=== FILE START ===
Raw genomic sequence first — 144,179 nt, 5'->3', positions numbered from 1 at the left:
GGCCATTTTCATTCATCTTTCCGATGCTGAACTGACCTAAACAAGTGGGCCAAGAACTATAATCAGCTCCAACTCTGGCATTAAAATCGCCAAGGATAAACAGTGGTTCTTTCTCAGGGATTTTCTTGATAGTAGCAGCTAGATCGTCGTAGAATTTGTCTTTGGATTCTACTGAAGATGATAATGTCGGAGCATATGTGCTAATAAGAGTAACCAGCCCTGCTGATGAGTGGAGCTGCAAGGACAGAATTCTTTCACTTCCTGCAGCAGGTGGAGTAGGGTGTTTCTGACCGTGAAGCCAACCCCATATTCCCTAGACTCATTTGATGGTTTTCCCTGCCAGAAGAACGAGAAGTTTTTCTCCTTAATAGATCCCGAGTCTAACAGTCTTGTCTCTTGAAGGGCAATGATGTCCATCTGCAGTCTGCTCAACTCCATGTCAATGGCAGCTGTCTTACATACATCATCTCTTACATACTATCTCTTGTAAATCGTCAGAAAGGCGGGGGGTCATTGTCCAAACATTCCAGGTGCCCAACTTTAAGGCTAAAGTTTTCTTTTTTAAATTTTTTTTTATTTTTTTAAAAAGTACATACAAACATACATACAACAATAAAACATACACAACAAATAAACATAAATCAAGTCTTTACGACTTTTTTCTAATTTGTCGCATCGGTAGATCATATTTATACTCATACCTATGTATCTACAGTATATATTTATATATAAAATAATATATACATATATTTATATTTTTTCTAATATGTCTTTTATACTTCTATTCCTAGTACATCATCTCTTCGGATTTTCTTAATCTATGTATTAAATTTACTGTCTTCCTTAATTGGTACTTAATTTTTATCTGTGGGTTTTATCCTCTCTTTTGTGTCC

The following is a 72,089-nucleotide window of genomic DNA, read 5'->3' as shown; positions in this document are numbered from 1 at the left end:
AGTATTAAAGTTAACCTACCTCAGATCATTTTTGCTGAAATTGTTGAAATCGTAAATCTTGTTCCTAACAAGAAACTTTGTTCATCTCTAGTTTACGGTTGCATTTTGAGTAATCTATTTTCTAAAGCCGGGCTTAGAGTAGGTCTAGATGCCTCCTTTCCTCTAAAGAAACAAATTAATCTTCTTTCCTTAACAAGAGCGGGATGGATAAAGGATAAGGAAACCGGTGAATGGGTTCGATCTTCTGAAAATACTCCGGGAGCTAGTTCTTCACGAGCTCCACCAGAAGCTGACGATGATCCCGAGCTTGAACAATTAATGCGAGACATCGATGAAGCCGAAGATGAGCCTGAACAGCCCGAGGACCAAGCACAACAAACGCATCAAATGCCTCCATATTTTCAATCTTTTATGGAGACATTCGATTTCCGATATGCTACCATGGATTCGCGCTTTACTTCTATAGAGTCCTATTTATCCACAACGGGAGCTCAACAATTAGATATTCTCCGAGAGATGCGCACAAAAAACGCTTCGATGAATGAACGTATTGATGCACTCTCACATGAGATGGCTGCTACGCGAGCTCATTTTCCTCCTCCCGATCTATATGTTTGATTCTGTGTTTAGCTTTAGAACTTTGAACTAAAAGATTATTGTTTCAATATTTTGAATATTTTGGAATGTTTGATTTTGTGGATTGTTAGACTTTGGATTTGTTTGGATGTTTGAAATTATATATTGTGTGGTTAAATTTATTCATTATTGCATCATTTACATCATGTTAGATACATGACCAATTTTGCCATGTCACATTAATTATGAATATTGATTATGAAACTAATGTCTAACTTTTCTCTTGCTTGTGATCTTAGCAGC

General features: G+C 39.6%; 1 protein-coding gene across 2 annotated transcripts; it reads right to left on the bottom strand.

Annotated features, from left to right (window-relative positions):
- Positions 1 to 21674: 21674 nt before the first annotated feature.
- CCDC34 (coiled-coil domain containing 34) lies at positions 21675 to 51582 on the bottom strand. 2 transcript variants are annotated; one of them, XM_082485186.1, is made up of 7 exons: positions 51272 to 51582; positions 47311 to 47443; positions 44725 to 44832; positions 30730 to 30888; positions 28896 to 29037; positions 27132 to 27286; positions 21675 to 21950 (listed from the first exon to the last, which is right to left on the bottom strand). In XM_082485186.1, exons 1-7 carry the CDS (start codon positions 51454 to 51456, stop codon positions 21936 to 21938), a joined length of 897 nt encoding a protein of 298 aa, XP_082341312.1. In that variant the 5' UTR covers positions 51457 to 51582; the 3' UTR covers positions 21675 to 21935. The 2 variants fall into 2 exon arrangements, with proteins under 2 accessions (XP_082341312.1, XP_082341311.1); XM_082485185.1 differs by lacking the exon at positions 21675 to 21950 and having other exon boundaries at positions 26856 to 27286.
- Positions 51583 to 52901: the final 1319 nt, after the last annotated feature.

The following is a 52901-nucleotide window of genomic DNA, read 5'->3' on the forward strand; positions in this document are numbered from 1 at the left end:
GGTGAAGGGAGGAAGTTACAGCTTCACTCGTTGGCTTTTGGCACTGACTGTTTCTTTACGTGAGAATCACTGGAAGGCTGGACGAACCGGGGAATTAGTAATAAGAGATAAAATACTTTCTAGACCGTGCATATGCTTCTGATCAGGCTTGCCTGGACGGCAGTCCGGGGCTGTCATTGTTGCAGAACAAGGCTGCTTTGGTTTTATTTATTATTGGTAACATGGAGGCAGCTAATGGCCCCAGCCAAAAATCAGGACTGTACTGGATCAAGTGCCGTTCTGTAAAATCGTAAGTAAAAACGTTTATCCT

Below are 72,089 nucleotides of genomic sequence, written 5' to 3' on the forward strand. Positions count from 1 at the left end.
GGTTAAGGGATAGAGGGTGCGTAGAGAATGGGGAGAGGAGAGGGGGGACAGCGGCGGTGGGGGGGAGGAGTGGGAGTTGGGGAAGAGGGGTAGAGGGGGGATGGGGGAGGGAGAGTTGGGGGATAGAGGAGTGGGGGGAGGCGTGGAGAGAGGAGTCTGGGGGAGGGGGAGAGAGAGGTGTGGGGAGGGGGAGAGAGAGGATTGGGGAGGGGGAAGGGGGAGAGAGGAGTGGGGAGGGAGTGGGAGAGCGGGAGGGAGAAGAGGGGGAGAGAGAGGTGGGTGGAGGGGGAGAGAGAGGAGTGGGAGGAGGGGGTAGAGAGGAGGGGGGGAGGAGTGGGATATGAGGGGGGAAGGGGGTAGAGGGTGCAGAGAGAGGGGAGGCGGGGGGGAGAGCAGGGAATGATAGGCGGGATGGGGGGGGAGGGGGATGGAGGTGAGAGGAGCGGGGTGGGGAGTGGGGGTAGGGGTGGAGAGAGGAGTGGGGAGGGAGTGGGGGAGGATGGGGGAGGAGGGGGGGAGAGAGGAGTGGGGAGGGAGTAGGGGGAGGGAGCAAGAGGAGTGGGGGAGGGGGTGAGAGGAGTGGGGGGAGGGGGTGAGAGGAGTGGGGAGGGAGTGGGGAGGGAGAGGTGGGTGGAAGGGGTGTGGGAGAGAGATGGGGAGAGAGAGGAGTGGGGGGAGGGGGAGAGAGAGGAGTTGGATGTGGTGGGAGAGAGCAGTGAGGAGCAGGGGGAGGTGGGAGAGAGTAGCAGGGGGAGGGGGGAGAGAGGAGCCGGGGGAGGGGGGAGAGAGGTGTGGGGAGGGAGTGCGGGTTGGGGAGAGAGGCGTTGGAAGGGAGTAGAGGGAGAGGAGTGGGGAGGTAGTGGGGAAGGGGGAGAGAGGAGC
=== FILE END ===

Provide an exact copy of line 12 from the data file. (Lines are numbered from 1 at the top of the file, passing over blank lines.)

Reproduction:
Below are 72,089 nucleotides of genomic sequence, written 5' to 3' on the forward strand. Positions count from 1 at the left end.